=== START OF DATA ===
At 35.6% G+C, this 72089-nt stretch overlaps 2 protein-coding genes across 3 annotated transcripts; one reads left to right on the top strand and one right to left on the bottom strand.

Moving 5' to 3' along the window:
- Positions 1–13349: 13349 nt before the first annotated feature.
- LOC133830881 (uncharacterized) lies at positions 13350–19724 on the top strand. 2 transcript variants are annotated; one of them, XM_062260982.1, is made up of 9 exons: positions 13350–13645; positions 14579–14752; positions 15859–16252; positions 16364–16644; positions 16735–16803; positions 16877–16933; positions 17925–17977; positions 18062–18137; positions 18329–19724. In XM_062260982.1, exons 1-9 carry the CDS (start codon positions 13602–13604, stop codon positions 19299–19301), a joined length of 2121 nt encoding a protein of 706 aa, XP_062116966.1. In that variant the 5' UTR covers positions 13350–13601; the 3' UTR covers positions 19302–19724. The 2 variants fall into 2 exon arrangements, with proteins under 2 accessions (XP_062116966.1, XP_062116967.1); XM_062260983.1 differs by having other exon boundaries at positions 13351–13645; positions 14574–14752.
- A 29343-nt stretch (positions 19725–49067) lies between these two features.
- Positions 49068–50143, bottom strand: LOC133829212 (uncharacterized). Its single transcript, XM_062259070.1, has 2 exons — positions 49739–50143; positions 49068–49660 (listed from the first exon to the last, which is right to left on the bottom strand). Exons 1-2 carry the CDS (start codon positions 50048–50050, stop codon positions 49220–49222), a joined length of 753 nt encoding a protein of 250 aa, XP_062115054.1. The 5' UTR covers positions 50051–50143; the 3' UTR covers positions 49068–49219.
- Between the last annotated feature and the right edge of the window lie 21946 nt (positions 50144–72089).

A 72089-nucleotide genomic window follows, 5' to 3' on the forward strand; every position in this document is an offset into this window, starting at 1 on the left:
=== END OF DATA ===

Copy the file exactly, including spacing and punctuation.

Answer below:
At 35.6% G+C, this 72089-nt stretch overlaps 2 protein-coding genes across 3 annotated transcripts; one reads left to right on the top strand and one right to left on the bottom strand.

Moving 5' to 3' along the window:
- Positions 1–13349: 13349 nt before the first annotated feature.
- LOC133830881 (uncharacterized) lies at positions 13350–19724 on the top strand. 2 transcript variants are annotated; one of them, XM_062260982.1, is made up of 9 exons: positions 13350–13645; positions 14579–14752; positions 15859–16252; positions 16364–16644; positions 16735–16803; positions 16877–16933; positions 17925–17977; positions 18062–18137; positions 18329–19724. In XM_062260982.1, exons 1-9 carry the CDS (start codon positions 13602–13604, stop codon positions 19299–19301), a joined length of 2121 nt encoding a protein of 706 aa, XP_062116966.1. In that variant the 5' UTR covers positions 13350–13601; the 3' UTR covers positions 19302–19724. The 2 variants fall into 2 exon arrangements, with proteins under 2 accessions (XP_062116966.1, XP_062116967.1); XM_062260983.1 differs by having other exon boundaries at positions 13351–13645; positions 14574–14752.
- A 29343-nt stretch (positions 19725–49067) lies between these two features.
- Positions 49068–50143, bottom strand: LOC133829212 (uncharacterized). Its single transcript, XM_062259070.1, has 2 exons — positions 49739–50143; positions 49068–49660 (listed from the first exon to the last, which is right to left on the bottom strand). Exons 1-2 carry the CDS (start codon positions 50048–50050, stop codon positions 49220–49222), a joined length of 753 nt encoding a protein of 250 aa, XP_062115054.1. The 5' UTR covers positions 50051–50143; the 3' UTR covers positions 49068–49219.
- Between the last annotated feature and the right edge of the window lie 21946 nt (positions 50144–72089).

A 72089-nucleotide genomic window follows, 5' to 3' on the forward strand; every position in this document is an offset into this window, starting at 1 on the left: